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A life system study of Cryptophlebia ombrodelta (Lower) (Lepidoptera: Tortricidae) in southeast Queensland

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Sinclair, E. R. (1975) A life system study of Cryptophlebia ombrodelta (Lower) (Lepidoptera: Tortricidae) in southeast Queensland. PhD thesis, University of Queensland, 765 pages.



The larval stages of Cryptophlebia ombrodelta (Lower) (Lepidoptera: Tortricidae), the macadamia nut borer, a native to Australia, has been recorded as a pest of Macadamia spp. in Australia. Macadamia spp. (commonly known as "macadamia") yielding edible nuts are Australian native trees grown commercially. The industry is presently undergoing expansion.

This study, based on macadamia orchards in Southeast Queensland, was undertaken to investigate the damage caused to the crop by the insect, establish factors contributing to the insect's abundance, and to provide a sound base from which future studies may be directed. To maintain direction, each part was envisaged as .contributing to a computer model which would summarize current knowledge of the life system. The study developed in three main sections - the host-plants, the subject insect, and its natural enemies. These were then investigated as interacting subsystems of the whole.

Host plants: 46 species of host plants (from six botanical families) are known. Most, although not natives, are now found in Australia. Macadamia trees were studied to establish the number of plant parts, their stability, and distribution within the tree for sampling purposes. Nut numbers decline from a maximum early in the season (October) with two well defined periods of fall, coinciding with natural crop thinning, and maturity. Other plant parts were considered stable for the purposes of this study. Distribution of nuts within trees was very variable. Nut crop development was studied to determine the effect of insect attack at different times. Processing size is achieved in October, November. Nut shells harden in December, and kernels mature in February; each event is well defined. Alternative Hosts occur in abundance only near housing settlements. Overlapping of fruiting periods ensures food supply throughout the year.

Cryptophlebia ombrodelta was reared satisfactorily on an artificial medium. The use of head capsule widths to identify larval instars was complicated by the variable number of instars (five or six). A computer programme assisted in determining instars of field collected larvae. The physiological time (hour degrees) of development of each immature stage was determined and appears to depend on daylength. The main field sampling unit for population studies was one fruit. Population trends were consistent from season to season but results were imprecise, due to the relatively low numbers of insects per fruit. Examination requirements limited the sample size. In macadamia, populations increased rapidly in late December, declining gradually after February. In the alternative hosts population intensity was usually much greater and infestation periods shorter. A pheromone lure proved effective in trapping males. Traps for females were ineffective. Studies on the biology and behaviour revealed a marked preference for oviposition on damaged nuts. Fruit entry by young larvae is easier on damaged nuts. A considerable proportion of mature larvae leave the fruit in search of pupation sites.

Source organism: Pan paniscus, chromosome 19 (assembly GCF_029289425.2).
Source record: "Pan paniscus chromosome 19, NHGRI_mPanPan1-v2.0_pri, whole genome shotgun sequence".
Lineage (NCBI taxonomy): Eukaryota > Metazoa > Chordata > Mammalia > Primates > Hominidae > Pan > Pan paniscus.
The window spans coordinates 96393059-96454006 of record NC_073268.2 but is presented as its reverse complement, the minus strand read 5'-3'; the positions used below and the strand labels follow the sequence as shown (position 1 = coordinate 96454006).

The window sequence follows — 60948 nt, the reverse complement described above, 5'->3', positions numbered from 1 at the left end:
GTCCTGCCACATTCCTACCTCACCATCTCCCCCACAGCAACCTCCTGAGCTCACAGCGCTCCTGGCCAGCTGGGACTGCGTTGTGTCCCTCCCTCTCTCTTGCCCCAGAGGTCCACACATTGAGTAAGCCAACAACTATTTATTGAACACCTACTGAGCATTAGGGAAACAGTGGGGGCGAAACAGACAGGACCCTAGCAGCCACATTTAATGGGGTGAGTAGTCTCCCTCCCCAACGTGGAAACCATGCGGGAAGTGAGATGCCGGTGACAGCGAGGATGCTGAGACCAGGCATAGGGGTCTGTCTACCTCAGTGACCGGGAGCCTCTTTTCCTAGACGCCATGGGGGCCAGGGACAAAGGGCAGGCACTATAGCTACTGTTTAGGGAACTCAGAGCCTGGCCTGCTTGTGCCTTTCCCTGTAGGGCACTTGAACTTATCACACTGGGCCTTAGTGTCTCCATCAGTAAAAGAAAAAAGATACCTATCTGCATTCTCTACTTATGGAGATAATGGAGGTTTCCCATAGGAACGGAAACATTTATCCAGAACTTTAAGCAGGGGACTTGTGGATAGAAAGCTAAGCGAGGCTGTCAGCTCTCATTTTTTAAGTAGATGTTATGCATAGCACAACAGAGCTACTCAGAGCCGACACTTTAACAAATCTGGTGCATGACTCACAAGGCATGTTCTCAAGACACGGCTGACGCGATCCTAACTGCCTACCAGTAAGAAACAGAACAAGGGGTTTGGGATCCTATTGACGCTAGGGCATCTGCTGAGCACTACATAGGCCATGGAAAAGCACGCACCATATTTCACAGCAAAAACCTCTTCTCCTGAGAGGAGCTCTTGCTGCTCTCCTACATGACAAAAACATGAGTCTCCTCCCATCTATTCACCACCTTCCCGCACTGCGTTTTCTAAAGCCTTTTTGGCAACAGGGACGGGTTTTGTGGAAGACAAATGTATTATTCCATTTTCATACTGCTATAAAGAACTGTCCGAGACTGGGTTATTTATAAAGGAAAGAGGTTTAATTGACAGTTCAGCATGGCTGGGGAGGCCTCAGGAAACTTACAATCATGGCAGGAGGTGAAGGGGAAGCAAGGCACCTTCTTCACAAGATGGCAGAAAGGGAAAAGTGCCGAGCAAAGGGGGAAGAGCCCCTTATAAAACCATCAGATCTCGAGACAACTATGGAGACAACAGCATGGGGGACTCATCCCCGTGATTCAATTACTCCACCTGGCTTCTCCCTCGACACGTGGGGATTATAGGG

Natural enemies: Six parasites of the immature stages were recorded with an overall average species apparent percent parasitism of 0.05% to 12.20%. One hyperparasite was found. Observed predation was negligible; no disease factor was discovered.

The interactions: The alternative hosts were important sources of C. ombrodelta. In macadamia, partial budgets indicated that mortality was important in population regulation. Two of the most important factors are probably larval establishment mortality, and death of mature larvae leaving the nuts. Parasitism is probably more important than the average percent parasitism figures indicate. Crop damage is caused by direct kernel damage and husk damage before and after maximum kernel maturity. At one site it was estimated that C. ombrodelta reduced potential crop value by approximately 20%.

The computer model explained and summarized the population processes as they are understood. Although not suitable for predicting the outcome of commercial management practices, it is a useful teaching tool.

The study concluded that it is essential for the industry to define product quality more clearly, and to conduct population studies in specific commercial areas. If new orchards are to be planted, an area isolated from housing settlements would be preferable. Otherwise a natural enemy, reducing C. ombrodelta populations in alternative hosts, is likely to provide the most acceptable control.

Item Type:Thesis (PhD)
Business groups:Horticulture and Forestry Science
Keywords:Macadamia nut Cryptophlebia ombrodelta
Subjects:Science > Entomology
Science > Zoology > Invertebrates > Insects
Plant culture > Field crops > Sugar plants
Plant pests and diseases
Agriculture > By region or country > Australia > Queensland
Live Archive:22 Jun 2022 04:18
Last Modified:22 Jun 2022 04:18

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